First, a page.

Mercy Health/Love County Hosting Area Training in Emergency Medicine
Posted on Thursday, May 6th, 2010
Hitting the Books: Dr. Larry D. Powell, center, examines the 12-pound course manual for an advanced life support course Mercy Health/Love County will be co-sponsoring next week. Richard Barker, hospital administrator, (left), and Rod Hargrave, flex program coordinator of the Oklahoma Office of Rural Health, will host the training for area rural hospitals at the Winstar Events Center.
Armed with a 12-pound course manual, a team from Mercy Health/Love County will undergo advanced training in emergency care for rural hospitals from a group of medical educators from the University of Minnesota next week.
The two-day training will be May 11-12 at the Events Center of WinStar World Casino. Mercy Health/Love County, the Chickasaw Nation, and the Oklahoma Office of Rural Health are sponsors.
Participants will encounter staged scenarios of emergency traumas, such as burns, brain injuries, drug overdoses, and non-responsive infants to teach concepts and enable the team to respond.
“I haven’t seen anything as comprehensive and intense as this except at multi-week physician conferences,” said Dr. Larry D. Powell, who is leading the Mercy Health/Love County contingent.
“I expect to learn new clinical skills myself and for all of us to become better prepared for things not normally encountered.”
The 24-member class filled quickly, said Rod Hargrave, flex program coordinator with the Oklahoma Office of Rural Health. Hargrave certifies rural hospitals.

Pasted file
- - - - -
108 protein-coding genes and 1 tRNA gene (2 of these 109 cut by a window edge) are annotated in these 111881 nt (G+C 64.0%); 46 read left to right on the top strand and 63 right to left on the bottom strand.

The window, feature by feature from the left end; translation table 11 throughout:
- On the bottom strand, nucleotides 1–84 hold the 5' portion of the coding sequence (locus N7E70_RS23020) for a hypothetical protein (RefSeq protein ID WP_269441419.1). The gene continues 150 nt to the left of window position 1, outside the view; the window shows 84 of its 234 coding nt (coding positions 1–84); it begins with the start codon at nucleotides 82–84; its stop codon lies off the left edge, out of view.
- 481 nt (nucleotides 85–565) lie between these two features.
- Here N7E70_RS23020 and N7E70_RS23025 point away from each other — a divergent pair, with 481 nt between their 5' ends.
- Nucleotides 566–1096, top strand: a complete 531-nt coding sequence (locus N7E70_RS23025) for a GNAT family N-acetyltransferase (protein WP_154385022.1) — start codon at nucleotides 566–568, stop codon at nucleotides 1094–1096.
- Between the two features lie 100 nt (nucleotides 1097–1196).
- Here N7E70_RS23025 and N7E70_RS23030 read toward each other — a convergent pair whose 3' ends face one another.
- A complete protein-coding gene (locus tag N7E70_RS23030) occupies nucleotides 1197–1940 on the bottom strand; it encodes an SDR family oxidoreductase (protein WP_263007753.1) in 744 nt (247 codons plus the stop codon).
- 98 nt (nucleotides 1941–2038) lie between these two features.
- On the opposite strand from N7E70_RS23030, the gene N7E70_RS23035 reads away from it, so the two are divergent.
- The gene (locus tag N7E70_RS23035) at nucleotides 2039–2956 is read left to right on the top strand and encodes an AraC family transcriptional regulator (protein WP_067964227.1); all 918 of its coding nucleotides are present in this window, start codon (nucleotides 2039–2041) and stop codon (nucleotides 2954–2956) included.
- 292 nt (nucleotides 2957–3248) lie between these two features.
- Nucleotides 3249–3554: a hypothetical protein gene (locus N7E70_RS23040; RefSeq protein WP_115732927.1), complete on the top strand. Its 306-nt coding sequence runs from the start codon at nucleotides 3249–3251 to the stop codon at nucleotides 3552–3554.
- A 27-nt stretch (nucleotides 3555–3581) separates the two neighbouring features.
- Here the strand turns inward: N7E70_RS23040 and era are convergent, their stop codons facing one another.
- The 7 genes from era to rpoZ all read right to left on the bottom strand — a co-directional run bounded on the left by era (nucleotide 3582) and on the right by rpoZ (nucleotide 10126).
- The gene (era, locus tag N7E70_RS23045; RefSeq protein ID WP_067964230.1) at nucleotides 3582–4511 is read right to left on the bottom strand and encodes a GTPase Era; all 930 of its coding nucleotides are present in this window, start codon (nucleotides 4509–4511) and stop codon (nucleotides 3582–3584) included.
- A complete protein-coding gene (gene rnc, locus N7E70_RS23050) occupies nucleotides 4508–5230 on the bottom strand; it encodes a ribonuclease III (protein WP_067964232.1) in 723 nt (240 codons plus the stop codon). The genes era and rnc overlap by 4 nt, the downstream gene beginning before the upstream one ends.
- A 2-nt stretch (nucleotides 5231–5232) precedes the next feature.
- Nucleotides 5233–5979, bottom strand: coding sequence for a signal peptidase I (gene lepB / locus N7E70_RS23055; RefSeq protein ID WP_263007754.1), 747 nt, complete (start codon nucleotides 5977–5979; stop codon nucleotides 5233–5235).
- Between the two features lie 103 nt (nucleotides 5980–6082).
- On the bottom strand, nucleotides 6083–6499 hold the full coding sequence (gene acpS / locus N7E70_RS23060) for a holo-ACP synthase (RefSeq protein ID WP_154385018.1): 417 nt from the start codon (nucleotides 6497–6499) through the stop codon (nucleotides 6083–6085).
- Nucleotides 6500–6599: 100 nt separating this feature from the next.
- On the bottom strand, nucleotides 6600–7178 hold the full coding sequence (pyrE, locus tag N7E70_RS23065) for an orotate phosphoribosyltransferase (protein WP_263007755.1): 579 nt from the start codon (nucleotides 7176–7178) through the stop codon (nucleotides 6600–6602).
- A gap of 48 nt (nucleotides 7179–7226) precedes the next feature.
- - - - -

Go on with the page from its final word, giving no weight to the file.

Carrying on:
Participants are coming from Arbuckle Community Hospital, Healdton Mercy Hospital, Chickasaw Nation Health System, and Valley View Regional Hospital.
The purpose of “Comprehensive Advanced Life Support” (CALS) is to improve care of trauma patients prior to transferring them to higher level treatment centers.
“The course is geared toward the rural market, where we all know the ‘golden hour’ criteria for treating stroke and other trauma patients. This will give us the tools to manage the clients locally until we can get them to specialists,” said Richard Barker, hospital administrator.
The Minnesota instructors specialize in techniques for using equipment and personnel at hand in the rural setting to successfully open airways, enhance breathing and blood circulation, immobilize limbs, and block infection. They travel the world teaching rural healthcare providers, Hargrave said.
The program is directed by Dr. Darrell Carter and managed by Kari Lappe, R.N.
Barker said in-house training would continue after the event, relying on the comprehensive course manual.
Mercy Health/Love County participants will include Dr. Powell, physician assistants Cassie Sallee, Kari Cochran, and Tamra Morrow, registered nurses Kim Collin and Megan Yow, and paramedics James Hicks, Ben Walston, Daniel Whited, Ryan Weger, Ken Branch, and Brandon Dunmon.